Car dealers may have upper hand in consolidation plans

The Fort Worth Star-TelegramDecember 22, 2008 

To hear auto industry analysts tell it, one thing General Motors must do to survive is eliminate Conrad Holt's business and many others like it.

Holt owns Saturn of DFW, the three Tarrant County dealerships that sell GM's relatively small, unprofitable Saturn brand, which many analysts say should probably just go away.

Not Holt. He wants to see the Saturn brand and his business survive.

"I feel like Saturn is part of the solution, not part of the problem," Holt said. Even in a tough economy, with auto sales in the Metroplex off 40 percent in November, Holt says his three small locations — in Hurst, Fort Worth and Arlington — are viable businesses.

And as long as Holt, and dealers like him, want to stay in business, it's going to be hard for manufacturers to shut them down.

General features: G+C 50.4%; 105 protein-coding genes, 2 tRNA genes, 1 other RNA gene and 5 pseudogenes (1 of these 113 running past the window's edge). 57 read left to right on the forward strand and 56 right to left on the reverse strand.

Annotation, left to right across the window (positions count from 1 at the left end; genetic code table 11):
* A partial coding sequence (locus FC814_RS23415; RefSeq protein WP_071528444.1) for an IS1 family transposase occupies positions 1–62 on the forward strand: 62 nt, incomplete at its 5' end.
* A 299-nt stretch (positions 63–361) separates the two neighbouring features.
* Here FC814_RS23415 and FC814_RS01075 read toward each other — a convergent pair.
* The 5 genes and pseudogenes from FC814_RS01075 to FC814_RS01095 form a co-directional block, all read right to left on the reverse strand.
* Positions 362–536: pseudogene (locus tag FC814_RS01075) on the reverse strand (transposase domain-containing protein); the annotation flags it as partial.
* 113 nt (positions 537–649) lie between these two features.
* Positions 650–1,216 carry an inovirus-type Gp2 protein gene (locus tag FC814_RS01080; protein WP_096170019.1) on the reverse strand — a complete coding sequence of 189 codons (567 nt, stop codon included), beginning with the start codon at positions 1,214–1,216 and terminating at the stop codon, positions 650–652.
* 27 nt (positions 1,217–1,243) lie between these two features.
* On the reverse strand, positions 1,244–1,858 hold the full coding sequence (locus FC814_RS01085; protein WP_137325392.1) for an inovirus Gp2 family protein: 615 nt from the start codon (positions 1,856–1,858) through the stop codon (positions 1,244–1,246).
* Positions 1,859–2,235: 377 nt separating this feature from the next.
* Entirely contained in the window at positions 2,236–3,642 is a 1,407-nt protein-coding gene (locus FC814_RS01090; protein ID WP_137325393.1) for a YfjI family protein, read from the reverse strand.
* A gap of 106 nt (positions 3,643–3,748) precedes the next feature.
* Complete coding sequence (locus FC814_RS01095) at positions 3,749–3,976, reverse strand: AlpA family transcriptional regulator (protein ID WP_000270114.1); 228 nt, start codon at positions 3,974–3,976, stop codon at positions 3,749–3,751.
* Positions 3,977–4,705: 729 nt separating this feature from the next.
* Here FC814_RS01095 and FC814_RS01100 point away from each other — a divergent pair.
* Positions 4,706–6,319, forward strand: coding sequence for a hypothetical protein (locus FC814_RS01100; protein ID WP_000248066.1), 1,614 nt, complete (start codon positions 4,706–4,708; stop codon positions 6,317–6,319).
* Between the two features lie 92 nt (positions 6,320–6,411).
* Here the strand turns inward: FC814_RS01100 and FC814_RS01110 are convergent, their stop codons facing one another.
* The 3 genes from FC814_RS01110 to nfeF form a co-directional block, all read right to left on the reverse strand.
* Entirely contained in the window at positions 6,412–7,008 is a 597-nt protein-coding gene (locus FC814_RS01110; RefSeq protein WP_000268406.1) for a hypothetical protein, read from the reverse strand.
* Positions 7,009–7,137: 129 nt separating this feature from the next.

"The problem is, you can't just go in and close a dealership" because they are protected by state franchise laws, said George Magliano, director of auto industry research for IHS Global Insights.

The financial lifeline the U.S. government extended to GM and Chrysler on Friday gives the manufacturers three months to work out some enormously difficult restructuring plans.

And there is widespread agreement among analysts that GM, Ford and Chrysler need to drastically prune their dealer networks. GM has said it intends to cut its 6,450 dealers to about 4,700 by 2012.

That's easier said than done.

To read the complete column, visit The Fort Worth Star-Telegram .

McClatchy Washington Bureau is pleased to provide this opportunity to share information, experiences and observations about what's in the news. Some of the comments may be reprinted elsewhere in the site or in the newspaper. We encourage lively, open debate on the issues of the day, and ask that you refrain from profanity, hate speech, personal comments and remarks that are off point. Thank you for taking the time to offer your thoughts.

Commenting FAQs | Terms of Service